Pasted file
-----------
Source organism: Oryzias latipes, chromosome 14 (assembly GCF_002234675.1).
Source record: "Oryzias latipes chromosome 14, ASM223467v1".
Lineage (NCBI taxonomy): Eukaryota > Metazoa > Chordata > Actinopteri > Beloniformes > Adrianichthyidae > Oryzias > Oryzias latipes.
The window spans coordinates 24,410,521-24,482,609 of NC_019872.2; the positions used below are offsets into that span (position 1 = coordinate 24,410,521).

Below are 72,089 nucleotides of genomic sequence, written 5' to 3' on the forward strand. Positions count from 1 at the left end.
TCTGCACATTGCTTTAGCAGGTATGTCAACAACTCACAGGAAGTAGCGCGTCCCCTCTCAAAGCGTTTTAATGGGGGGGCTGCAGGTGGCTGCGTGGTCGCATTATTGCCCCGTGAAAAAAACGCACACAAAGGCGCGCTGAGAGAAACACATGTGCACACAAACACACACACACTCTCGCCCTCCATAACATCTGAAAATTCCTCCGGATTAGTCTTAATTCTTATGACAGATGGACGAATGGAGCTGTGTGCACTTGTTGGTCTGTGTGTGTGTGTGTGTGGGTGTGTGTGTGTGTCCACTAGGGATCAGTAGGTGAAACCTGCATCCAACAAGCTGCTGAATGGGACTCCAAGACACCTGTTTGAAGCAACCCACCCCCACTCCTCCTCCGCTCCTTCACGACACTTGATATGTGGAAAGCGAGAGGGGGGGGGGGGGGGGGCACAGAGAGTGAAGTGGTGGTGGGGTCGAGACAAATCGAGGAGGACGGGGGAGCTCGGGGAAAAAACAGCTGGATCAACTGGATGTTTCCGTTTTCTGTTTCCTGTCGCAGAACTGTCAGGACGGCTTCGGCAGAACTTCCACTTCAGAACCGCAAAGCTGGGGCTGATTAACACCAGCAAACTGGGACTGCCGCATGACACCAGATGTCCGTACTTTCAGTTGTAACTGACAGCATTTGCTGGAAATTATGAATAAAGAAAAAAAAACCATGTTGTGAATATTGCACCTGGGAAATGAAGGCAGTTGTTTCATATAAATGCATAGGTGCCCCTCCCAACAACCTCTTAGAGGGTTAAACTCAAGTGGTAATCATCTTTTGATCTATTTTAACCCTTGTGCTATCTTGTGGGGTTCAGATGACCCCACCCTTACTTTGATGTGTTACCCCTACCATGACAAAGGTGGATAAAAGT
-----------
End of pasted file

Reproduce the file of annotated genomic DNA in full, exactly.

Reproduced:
Source organism: Oryzias latipes, chromosome 14 (assembly GCF_002234675.1).
Source record: "Oryzias latipes chromosome 14, ASM223467v1".
Lineage (NCBI taxonomy): Eukaryota > Metazoa > Chordata > Actinopteri > Beloniformes > Adrianichthyidae > Oryzias > Oryzias latipes.
The window spans coordinates 24,410,521-24,482,609 of NC_019872.2; the positions used below are offsets into that span (position 1 = coordinate 24,410,521).

Below are 72,089 nucleotides of genomic sequence, written 5' to 3' on the forward strand. Positions count from 1 at the left end.
TCTGCACATTGCTTTAGCAGGTATGTCAACAACTCACAGGAAGTAGCGCGTCCCCTCTCAAAGCGTTTTAATGGGGGGGCTGCAGGTGGCTGCGTGGTCGCATTATTGCCCCGTGAAAAAAACGCACACAAAGGCGCGCTGAGAGAAACACATGTGCACACAAACACACACACACTCTCGCCCTCCATAACATCTGAAAATTCCTCCGGATTAGTCTTAATTCTTATGACAGATGGACGAATGGAGCTGTGTGCACTTGTTGGTCTGTGTGTGTGTGTGTGTGGGTGTGTGTGTGTGTCCACTAGGGATCAGTAGGTGAAACCTGCATCCAACAAGCTGCTGAATGGGACTCCAAGACACCTGTTTGAAGCAACCCACCCCCACTCCTCCTCCGCTCCTTCACGACACTTGATATGTGGAAAGCGAGAGGGGGGGGGGGGGGGGGCACAGAGAGTGAAGTGGTGGTGGGGTCGAGACAAATCGAGGAGGACGGGGGAGCTCGGGGAAAAAACAGCTGGATCAACTGGATGTTTCCGTTTTCTGTTTCCTGTCGCAGAACTGTCAGGACGGCTTCGGCAGAACTTCCACTTCAGAACCGCAAAGCTGGGGCTGATTAACACCAGCAAACTGGGACTGCCGCATGACACCAGATGTCCGTACTTTCAGTTGTAACTGACAGCATTTGCTGGAAATTATGAATAAAGAAAAAAAAACCATGTTGTGAATATTGCACCTGGGAAATGAAGGCAGTTGTTTCATATAAATGCATAGGTGCCCCTCCCAACAACCTCTTAGAGGGTTAAACTCAAGTGGTAATCATCTTTTGATCTATTTTAACCCTTGTGCTATCTTGTGGGGTTCAGATGACCCCACCCTTACTTTGATGTGTTACCCCTACCATGACAAAGGTGGATAAAAGT